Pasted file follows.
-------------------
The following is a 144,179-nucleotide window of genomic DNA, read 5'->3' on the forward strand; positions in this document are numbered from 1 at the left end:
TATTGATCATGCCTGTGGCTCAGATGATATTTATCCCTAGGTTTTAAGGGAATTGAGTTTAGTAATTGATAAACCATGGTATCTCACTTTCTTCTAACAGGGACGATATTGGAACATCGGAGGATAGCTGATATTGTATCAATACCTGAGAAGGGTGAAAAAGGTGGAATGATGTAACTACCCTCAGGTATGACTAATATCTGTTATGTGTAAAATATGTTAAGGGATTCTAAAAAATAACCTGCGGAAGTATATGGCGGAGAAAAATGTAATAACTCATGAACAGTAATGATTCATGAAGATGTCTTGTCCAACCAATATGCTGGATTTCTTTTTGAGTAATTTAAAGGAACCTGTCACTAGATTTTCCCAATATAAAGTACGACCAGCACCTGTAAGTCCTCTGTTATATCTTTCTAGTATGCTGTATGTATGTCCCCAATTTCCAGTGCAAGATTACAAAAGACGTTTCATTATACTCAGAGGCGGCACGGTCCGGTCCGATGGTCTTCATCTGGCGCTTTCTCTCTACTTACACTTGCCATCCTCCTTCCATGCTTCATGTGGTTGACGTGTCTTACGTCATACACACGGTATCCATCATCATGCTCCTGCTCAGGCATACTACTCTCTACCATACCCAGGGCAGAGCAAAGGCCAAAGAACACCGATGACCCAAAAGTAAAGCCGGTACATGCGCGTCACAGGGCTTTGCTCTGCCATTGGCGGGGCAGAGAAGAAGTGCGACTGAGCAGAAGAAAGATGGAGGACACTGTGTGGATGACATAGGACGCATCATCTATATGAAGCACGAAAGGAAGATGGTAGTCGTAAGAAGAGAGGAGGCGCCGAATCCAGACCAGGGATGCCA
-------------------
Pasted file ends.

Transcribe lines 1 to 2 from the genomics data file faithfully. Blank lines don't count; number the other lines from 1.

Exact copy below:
The following is a 144,179-nucleotide window of genomic DNA, read 5'->3' on the forward strand; positions in this document are numbered from 1 at the left end:
TATTGATCATGCCTGTGGCTCAGATGATATTTATCCCTAGGTTTTAAGGGAATTGAGTTTAGTAATTGATAAACCATGGTATCTCACTTTCTTCTAACAGGGACGATATTGGAACATCGGAGGATAGCTGATATTGTATCAATACCTGAGAAGGGTGAAAAAGGTGGAATGATGTAACTACCCTCAGGTATGACTAATATCTGTTATGTGTAAAATATGTTAAGGGATTCTAAAAAATAACCTGCGGAAGTATATGGCGGAGAAAAATGTAATAACTCATGAACAGTAATGATTCATGAAGATGTCTTGTCCAACCAATATGCTGGATTTCTTTTTGAGTAATTTAAAGGAACCTGTCACTAGATTTTCCCAATATAAAGTACGACCAGCACCTGTAAGTCCTCTGTTATATCTTTCTAGTATGCTGTATGTATGTCCCCAATTTCCAGTGCAAGATTACAAAAGACGTTTCATTATACTCAGAGGCGGCACGGTCCGGTCCGATGGTCTTCATCTGGCGCTTTCTCTCTACTTACACTTGCCATCCTCCTTCCATGCTTCATGTGGTTGACGTGTCTTACGTCATACACACGGTATCCATCATCATGCTCCTGCTCAGGCATACTACTCTCTACCATACCCAGGGCAGAGCAAAGGCCAAAGAACACCGATGACCCAAAAGTAAAGCCGGTACATGCGCGTCACAGGGCTTTGCTCTGCCATTGGCGGGGCAGAGAAGAAGTGCGACTGAGCAGAAGAAAGATGGAGGACACTGTGTGGATGACATAGGACGCATCATCTATATGAAGCACGAAAGGAAGATGGTAGTCGTAAGAAGAGAGGAGGCGCCGAATCCAGACCAGGGATGCCA